Jamison Guice, Campus Carrier features editor
Arielle Fischer, Campus Carrier asst. features editor
The campus police are tasked with many duties, which range from patrolling, parking control and enforcement, crime prevention and, essentially, striving to protect Berry’s campus. According to Berry website’s, the department is primarily charged with “providing life safety and property protection.”
With officers on duty 24 hours a day, the department is constantly interacting with students, faculty, staff and even the campus’ local wildlife. With this in mind, the officers are bound to form special memories attached to their work life, manifesting differently for each person.
Chief of Police Jonathan Baggett’s, favorite memory revolves around opportunities to learn from other campus police chiefs. He said that he is able to visit other campuses and learn what they do differently.
“There’s people with all different amounts of experience on the different campuses,” Baggett said. “The interesting part is that no matter how big the campus, our work is similar.”
Baggett mentioned that the chiefs share similar responsibilities since campus police are, in some ways, different from municipal, or city, police. For example, he said that the campus police work more closely with the community since they are more involved with students than police are with local residents.
Baggett said the police department is able to use new ideas to connect even more with the students, like implementing similar hall programs. Even though their efforts have been hampered by the pandemic, he said they look forward to events that encourage positive involvement, like coffee with a cop.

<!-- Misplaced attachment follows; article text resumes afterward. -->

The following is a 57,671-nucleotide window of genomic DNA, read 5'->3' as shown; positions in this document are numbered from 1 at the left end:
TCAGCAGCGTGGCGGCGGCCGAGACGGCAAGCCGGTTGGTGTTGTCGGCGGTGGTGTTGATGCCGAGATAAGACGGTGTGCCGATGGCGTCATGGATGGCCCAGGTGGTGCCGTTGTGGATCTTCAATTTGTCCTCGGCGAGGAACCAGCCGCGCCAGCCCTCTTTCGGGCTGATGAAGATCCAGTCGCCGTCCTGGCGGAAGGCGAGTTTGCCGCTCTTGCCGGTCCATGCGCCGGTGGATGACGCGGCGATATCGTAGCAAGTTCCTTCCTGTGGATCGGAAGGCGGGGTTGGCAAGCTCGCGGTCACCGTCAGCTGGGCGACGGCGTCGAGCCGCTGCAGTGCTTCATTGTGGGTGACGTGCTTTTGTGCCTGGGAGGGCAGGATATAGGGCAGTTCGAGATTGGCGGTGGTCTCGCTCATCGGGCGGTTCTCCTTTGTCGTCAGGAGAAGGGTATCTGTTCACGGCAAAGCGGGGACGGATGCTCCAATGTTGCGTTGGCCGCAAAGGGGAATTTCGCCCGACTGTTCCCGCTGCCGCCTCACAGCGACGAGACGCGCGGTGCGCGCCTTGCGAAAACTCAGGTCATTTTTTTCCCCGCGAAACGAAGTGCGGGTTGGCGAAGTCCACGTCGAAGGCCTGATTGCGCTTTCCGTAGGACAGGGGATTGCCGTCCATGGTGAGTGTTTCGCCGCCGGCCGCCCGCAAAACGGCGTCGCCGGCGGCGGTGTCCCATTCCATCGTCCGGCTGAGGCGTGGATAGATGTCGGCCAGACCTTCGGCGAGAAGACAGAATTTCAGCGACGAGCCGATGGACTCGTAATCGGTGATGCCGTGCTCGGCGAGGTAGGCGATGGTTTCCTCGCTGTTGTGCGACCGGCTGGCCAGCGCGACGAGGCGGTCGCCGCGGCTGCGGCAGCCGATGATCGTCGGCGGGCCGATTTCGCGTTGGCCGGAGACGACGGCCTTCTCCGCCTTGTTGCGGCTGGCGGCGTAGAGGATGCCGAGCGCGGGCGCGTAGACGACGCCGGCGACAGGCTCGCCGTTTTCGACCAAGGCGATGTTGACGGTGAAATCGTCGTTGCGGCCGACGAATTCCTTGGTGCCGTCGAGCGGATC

“I think that’s the best part of it, the interaction with the community,” Baggett said.
According to Baggett, the campus police interact with the students on a more positive level which makes for a better work environment. In comparison, a city police department deals with distress calls almost every day in the form of a domestic dispute or automobile accident.
While working as a 911 dispatcher for Gordon County, which includes cities like Calhoun, Ga. and Plainville, Ga., communications officer Dienne Trimble said that she experienced much more destruction while outside the Berry Bubble.
While working for this high-paced, stressful job in the 90s, Trimble said that this is where she fell in love with helping people.
“I had left there and I never really thought about getting back into it again until I had the opportunity to apply to Berry,” Trimble said. “What I love is that I am still able to help protect and be of service to people and not have the death and destruction.”
With this in mind, she regards her role as a communications officer as one of her favorite memories. With the opportunity to give back, she is able to help students, student workers, campus police and any distressed callers needing help.
While some may assume that officers only sit at a desk during their 9 a.m. to 5 p.m. shift, Trimble explained it is much more than that. On a daily basis, she monitors the campus alarms, medical calls, driving violations and, sometimes, manning the main entrance gate.
“Let’s say that if we had a medical call, I have to take care of the person on the other end of the line and make sure they’re okay,” Trimble said. “Then, I have to get 911 involved like the ambulance, fire and our police department involved. I have to communicate with them while also taking care of the caller and making sure the caller is safe and everyone around them is safe.”
Able to continue doing what she loves, Trimble said that her primary job is to protect the wellbeing and safety of the people on campus.
After years of service, both Baggett and Trimble attribute the Berry community to affecting their work in the campus police department. Whether it is working an in-person meet-and-greet that allows students to get to know the faces behind the force or helping out distressed callers and student workers, when both officers look back at their time of service, they recall the people they helped.